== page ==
Robert Bly's "The Cat in the Kitchen"

Updated on February 1, 2018
Maya Shedd Temple profile image

After I fell in love with Walter de la Mare's "Silver" in Mrs. Edna Pickett's sophomore English class, circa 1962, poetry became my passion.

Robert Bly

Source

Introduction and Text of Piece, "The Cat in the Kitchen"

Robert Bly's penchant for nonsense knows no bounds. Most of his pieces of doggerel suffer from what seems to be an attempt to engage in stream-of-consciousness but without any actual consciousness.

The following paraphrase of Bly's "The Cat in the Kitchen" demonstrates the poverty of thought this poetaster suffers as he churns out his doggerel: A man falling into a pond is like the night wind which is like an old woman in the kitchen cooking for her cat.

The Cat in the Kitchen

Have you heard about the boy who walked by
The black water? I won't say much more.
Let's wait a few years. It wanted to be entered.
Sometimes a man walks by a pond, and a hand
Reaches out and pulls him in.

There was no
Intention, exactly. The pond was lonely, or needed
Calcium, bones would do. What happened then?

It was a little like the night wind, which is soft,
And moves slowly, sighing like an old woman
In her kitchen late at night, moving pans
About, lighting a fire, making some food for the cat.

Commentary

The two versions of this piece that are extant both suffer from the same nonsense: the speaker seems to be spouting whatever enters his head without bothering to communicate a cogent thought. Unfortunately, that description seems to be the modus operandi of this poetaster.

The version titled "The Cat in the Kitchen" has three versagraphs, while the one titled "The Old Woman Frying Perch" boasts only two, as it sheds one line by combining lines six and seven from the Cat/Kitchen version.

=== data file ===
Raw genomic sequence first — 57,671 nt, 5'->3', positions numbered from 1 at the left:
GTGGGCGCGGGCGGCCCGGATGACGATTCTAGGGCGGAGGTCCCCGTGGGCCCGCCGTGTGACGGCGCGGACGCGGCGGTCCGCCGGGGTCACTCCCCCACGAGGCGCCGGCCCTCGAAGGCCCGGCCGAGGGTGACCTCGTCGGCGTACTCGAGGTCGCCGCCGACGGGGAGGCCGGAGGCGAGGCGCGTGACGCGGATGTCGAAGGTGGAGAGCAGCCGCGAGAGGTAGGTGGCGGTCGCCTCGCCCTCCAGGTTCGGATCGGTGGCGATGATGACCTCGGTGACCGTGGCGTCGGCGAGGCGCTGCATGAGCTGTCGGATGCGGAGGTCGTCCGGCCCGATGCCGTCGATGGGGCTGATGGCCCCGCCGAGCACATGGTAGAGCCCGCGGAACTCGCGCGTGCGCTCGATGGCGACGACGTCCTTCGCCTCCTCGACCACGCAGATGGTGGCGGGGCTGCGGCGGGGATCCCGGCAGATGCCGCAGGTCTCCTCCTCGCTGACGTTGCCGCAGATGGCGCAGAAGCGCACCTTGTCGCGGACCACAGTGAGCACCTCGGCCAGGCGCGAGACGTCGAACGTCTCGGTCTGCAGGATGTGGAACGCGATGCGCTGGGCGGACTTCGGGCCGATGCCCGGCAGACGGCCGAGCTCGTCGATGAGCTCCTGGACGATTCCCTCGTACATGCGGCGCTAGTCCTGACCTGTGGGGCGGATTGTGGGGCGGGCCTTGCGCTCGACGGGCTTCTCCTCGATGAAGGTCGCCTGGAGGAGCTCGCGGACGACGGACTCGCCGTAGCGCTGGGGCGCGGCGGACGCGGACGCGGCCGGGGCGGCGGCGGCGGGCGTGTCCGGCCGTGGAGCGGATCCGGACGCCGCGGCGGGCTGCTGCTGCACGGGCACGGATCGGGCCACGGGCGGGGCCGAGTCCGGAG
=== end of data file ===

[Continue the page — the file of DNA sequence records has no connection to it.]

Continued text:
(Please Note: "Versagraph" is a term I coined; it is the conflation of "verse" and "paragraph," the primary unit of free verse, as opposed to the "stanza," the primary unit for rimed/metered verse. Also note: The spelling, "rhyme," was introduced into English by Dr. Samuel Johnson through an etymological error. For my explanation for using only the original form, please see "Rime vs Rhyme: An Unfortunate Error.")

First Versagraph: A Silly Question

Have you heard about the boy who walked by
The black water? I won't say much more.
Let's wait a few years. It wanted to be entered.
Sometimes a man walks by a pond, and a hand
Reaches out and pulls him in.

In Robert Bly's "The Cat in the Kitchen," the first versagraph begins with a question: "Have you heard about the boy who walked by / The black water?" Then the speaker says, "I won't say much more," when, in fact, he has only asked a question. If he is not going to say much more, he has ten more lines in which not to say it.

However, he then makes an odd demand of the reader: "Let's wait a few years." The speaker seems to be suggesting that readers stop reading the piece in the middle of the third line. Why do they have to wait? How many years? By the middle of the third line, this piece has taken its readers down several blind alleys. So next, the speaker, possibly after waiting a few years, begins to dramatize his thoughts: "It wanted to be entered."

It surely refers to the black water which is surely the pond in the fourth line. The time frame may, in fact, be years later because now the speaker claims, "sometimes a man walks by a pond, and a hand / Reaches out and pulls him in." The reader cannot determine that the man is the boy from the first line; possibly, there have been any number of unidentified men whom the hand habitually stretches forth to grab.

Second Versagraph: Lonely Lake Needing Calcium

There was no